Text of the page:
Senator Kip Bateman says the lack of one essential ingredient is preventing hundreds of wanna-be entrepreneurs from selling their homemade goodies in New Jersey.
Sen. Kip Bateman says New Jersey should stop being a roadblock that prevents home bakers from using their talents to supplement their family income. (Pixabay)
Forty-nine other states allow the sale of cookies, cakes and pastries made by home bakers. Bipartisan legislation sponsored by Bateman lifting the ban here has passed the Assembly several times, but remains scuttled in the Senate.
“This continued prohibition of the sale of home baked goods is another example of Trenton using its muscle to control people’s lives,” said Bateman (R-16). “Every other state recognizes that folks aren’t going to keel over dead from cupcakes prepared in a home kitchen. New Jersey should stop being a roadblock that prevents home bakers from using their talents to supplement their family income.”
Under the headline “Home Cooking for Profit? Sure, Just Not in New Jersey,” The New York Times reported Tuesday on the challenges home bakers continue to face in New Jersey after all other states created allowances for baked goods.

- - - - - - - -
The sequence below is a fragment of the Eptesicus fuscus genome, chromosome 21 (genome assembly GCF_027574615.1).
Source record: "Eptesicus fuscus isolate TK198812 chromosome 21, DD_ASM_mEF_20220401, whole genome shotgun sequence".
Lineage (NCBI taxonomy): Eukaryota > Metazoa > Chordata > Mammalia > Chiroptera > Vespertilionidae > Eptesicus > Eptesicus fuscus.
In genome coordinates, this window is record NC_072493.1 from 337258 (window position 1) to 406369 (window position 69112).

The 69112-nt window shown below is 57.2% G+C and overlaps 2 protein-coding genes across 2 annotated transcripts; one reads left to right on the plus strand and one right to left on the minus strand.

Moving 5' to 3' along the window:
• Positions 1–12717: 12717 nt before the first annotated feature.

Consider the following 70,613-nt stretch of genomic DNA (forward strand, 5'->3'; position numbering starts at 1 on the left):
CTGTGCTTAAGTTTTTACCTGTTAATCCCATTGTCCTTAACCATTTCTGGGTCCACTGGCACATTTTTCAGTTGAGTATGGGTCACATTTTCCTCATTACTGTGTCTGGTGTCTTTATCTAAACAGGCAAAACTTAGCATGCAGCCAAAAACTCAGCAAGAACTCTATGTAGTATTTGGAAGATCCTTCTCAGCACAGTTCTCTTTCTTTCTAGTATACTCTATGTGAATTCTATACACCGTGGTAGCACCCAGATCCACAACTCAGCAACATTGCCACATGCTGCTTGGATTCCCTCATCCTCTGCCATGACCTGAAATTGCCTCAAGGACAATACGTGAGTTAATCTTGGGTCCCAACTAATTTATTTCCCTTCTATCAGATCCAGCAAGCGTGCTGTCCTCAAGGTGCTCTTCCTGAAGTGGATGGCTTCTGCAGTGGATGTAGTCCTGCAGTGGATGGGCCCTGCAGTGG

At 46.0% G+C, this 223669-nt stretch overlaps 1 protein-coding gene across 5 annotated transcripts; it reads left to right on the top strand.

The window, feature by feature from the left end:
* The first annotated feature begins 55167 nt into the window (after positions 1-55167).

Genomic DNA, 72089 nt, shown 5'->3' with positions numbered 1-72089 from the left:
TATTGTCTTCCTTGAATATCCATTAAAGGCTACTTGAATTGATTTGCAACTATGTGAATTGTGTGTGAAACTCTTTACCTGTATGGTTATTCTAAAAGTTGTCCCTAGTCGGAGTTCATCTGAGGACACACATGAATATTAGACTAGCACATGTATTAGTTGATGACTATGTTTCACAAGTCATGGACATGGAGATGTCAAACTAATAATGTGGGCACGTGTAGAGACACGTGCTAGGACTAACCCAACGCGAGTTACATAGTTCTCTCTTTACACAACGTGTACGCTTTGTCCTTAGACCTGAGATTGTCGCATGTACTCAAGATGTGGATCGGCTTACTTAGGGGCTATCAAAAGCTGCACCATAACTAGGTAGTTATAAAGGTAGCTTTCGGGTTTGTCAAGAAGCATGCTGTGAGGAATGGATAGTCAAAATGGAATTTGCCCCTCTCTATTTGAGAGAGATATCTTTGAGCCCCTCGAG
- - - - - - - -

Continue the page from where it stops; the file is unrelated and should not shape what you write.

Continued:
Bateman sponsors legislation (S671) that would approve the sale of fresh baked goods from private kitchens at farm stands, farmers’ markets, fairs, festivals and events.
“It’s frustrating that one committee chair can hold up an entire community that’s ready to get to work and start paying taxes. Considering the state revenue impact, the Senate President should think about transferring my bill to the Budget Committee for consideration,” said Bateman.
In 2016, the Assembly unanimously a version of the legislation sponsored by now-Lt. Gov. Sheila Oliver.
“Home bakers can donate cookies and pies to be sold at fundraisers. There’s no reason to interfere with their right to start a side hustle and earn some extra money,” said Bateman. “It’s the American dream, fresh from the oven.”
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